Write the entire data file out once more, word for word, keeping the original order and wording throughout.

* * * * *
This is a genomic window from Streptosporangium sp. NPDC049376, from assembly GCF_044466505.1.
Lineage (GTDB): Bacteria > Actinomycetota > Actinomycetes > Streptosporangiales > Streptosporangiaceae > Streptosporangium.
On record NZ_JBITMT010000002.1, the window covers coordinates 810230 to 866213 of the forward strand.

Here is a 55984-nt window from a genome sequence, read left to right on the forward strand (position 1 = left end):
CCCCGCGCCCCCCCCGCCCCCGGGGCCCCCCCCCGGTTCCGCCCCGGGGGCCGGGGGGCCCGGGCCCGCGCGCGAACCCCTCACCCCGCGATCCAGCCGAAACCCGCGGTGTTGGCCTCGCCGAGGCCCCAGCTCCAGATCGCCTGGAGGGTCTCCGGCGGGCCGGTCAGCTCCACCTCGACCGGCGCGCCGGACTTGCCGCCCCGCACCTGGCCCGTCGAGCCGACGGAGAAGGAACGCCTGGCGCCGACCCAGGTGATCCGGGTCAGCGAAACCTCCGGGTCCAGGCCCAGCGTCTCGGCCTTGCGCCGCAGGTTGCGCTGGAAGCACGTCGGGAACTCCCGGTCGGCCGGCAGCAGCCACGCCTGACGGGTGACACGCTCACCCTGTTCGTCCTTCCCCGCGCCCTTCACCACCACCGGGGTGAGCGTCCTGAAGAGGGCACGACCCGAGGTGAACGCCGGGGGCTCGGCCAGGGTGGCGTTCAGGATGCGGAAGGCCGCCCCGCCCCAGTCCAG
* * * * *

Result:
This is a genomic window from Streptosporangium sp. NPDC049376, from assembly GCF_044466505.1.
Lineage (GTDB): Bacteria > Actinomycetota > Actinomycetes > Streptosporangiales > Streptosporangiaceae > Streptosporangium.
On record NZ_JBITMT010000002.1, the window covers coordinates 810230 to 866213 of the forward strand.

Here is a 55984-nt window from a genome sequence, read left to right on the forward strand (position 1 = left end):
CCCCGCGCCCCCCCCGCCCCCGGGGCCCCCCCCCGGTTCCGCCCCGGGGGCCGGGGGGCCCGGGCCCGCGCGCGAACCCCTCACCCCGCGATCCAGCCGAAACCCGCGGTGTTGGCCTCGCCGAGGCCCCAGCTCCAGATCGCCTGGAGGGTCTCCGGCGGGCCGGTCAGCTCCACCTCGACCGGCGCGCCGGACTTGCCGCCCCGCACCTGGCCCGTCGAGCCGACGGAGAAGGAACGCCTGGCGCCGACCCAGGTGATCCGGGTCAGCGAAACCTCCGGGTCCAGGCCCAGCGTCTCGGCCTTGCGCCGCAGGTTGCGCTGGAAGCACGTCGGGAACTCCCGGTCGGCCGGCAGCAGCCACGCCTGACGGGTGACACGCTCACCCTGTTCGTCCTTCCCCGCGCCCTTCACCACCACCGGGGTGAGCGTCCTGAAGAGGGCACGACCCGAGGTGAACGCCGGGGGCTCGGCCAGGGTGGCGTTCAGGATGCGGAAGGCCGCCCCGCCCCAGTCCAG